Download image:
919-541-7479

Susan J. Sumner

Director, Systems and Translational Sciences

Susan Sumner is working to make personalized medicine a reality. Using metabolomics, the unique chemical fingerprints that cellular processes leave behind, Sumner assesses differences in the metabotype of individuals that correlate with states of wellness or disease. She is identifying individuals' response to treatment in areas such as obesity, drug-induced liver injury, infectious disease, and reproductive and developmental biology. She is also identifying biomarkers for the early detection and diagnosis of disease to monitor therapeutic treatments and to provide insights into biological mechanisms.

Dr. Sumner is the director of the Systems and Translational Sciences Program in the Discovery Sciences Division at RTI, where she oversees the proteomics and metabolomics cores. In September 2012, Dr. Sumner and her team established the NIH Eastern Regional Comprehensive Metabolomics Resource Core (RTI RCMRC) as part of a $9.3 million dollar grant from the National Institutes of Health (NIH) Common Fund. The RTI RCMRC will work with an NIH-funded consortium to establish nationwide standards that provide consistency in metabolomics data collection and provide quality data for storage in a central data repository and coordinating center.  

Dr. Sumner serves on the editorial boards for Metabolomics, the Journal of Applied Toxicology, the Journal of Toxicology, and the RTI Press, and is an adjunct faculty member in the Brody School of Medicine at East Carolina University, and the Department of Nutrition at the University of North Carolina at Chapel Hill.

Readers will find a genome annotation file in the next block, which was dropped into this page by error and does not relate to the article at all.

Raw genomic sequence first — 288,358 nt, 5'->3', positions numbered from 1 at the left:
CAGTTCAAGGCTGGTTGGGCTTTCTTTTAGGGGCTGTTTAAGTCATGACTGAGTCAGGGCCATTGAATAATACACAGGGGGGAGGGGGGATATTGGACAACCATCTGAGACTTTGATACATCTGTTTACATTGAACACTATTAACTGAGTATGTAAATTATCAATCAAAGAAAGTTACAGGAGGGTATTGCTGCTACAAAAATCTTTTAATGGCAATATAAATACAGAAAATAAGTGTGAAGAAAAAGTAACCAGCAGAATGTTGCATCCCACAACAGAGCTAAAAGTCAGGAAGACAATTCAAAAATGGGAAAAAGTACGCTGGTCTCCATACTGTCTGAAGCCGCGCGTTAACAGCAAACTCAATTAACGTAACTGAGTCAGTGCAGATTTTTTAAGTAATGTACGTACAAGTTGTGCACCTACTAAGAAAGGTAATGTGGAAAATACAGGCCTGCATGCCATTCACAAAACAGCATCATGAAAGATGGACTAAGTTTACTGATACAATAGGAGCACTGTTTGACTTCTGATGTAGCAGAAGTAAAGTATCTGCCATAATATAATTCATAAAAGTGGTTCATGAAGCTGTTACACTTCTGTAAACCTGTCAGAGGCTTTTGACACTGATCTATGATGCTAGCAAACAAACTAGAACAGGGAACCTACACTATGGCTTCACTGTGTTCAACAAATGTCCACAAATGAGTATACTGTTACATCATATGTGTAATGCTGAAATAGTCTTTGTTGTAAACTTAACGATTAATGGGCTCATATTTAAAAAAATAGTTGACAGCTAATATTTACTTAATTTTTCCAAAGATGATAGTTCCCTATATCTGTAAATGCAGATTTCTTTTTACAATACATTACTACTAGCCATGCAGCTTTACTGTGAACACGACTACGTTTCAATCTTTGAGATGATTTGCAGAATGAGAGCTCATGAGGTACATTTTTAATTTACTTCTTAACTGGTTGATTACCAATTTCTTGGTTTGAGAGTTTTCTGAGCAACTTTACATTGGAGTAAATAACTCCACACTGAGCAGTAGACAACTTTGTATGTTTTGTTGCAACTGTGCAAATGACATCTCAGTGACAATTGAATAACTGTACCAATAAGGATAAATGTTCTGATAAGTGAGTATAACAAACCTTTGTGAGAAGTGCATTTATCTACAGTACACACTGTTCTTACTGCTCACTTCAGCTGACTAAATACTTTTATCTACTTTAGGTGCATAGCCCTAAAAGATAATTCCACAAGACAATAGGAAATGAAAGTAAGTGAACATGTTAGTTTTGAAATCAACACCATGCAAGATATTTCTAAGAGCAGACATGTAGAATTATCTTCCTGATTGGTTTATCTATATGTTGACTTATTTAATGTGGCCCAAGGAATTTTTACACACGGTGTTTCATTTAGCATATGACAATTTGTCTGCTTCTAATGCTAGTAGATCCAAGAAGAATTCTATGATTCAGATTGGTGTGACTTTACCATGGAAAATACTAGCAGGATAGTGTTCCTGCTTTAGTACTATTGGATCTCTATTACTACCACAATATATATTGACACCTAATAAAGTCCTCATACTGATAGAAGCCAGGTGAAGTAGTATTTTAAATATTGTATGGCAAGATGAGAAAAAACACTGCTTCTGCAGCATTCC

Education

PhD, Physical Chemistry, North Carolina State University; BS, Chemistry (Biology minor), North Carolina State University.

Latest Publications

Vidanapathirana, A.K., Thompson, L.C., Mann, E.E., Odom, J.T., Holland, N.A., Sumner, S.J., Han, L., Lewin, A.H., Fennell, T.R., et al. (2014). PVP formulated Fullerene (C60) increases Rho-kinase dependent Vascular Tissue Contractility in Pregnant Sprague Dawley Rats. Reproductive Toxicology, 49 :86-100.
Wingard, C.J., Holland, N.A., Thompson, L.C., Brown, J.M., Lewin, A.H., Sumner, S.J., Fennell, T.R., et al. (2014). The Need for Reflective Consideration of an Integrative Understanding of Cardiovascular Consequences to PVP Formulated C60 Exposure. Toxicological Sciences, 141 (2):327-328.
Church, R.J., Wu, H., Mosedale, M., Sumner, S.J., Pathmasiri, W., Kurtz, C.L., et al. (2014). A Systems Biology Approach Utilizing a Mouse Diversity Panel Identifies Genetic Differences Influencing Isoniazid-Induced Microvesicular Steatosis. Toxicological Sciences, 140 (2):481-492.
Harrington, J.M., Young, D.J., Essader, A.S., Sumner, S.J., & Levine, K.E. (2014). Analysis of human serum and whole blood for mineral content by ICP-MS and ICP-OES: Development of a mineralomics method. Biological Trace Element Research, 160 (1):132-142.
Thompson, L.C., Urankar, R.N., Holland, N.A., Vidanapathirana, A.K., Pitzer, J.E., Han, L., Sumner, S.J., Lewin, A.H., Fennell, T.R., et al. (2014). C-60 Exposure Augments Cardiac Ischemia/Reperfusion Injury and Coronary Artery Contraction in Sprague Dawley Rats. Toxicological Sciences, 138 (2):365-378.
View all publications by Susan J. Sumner (87)

Expertise


News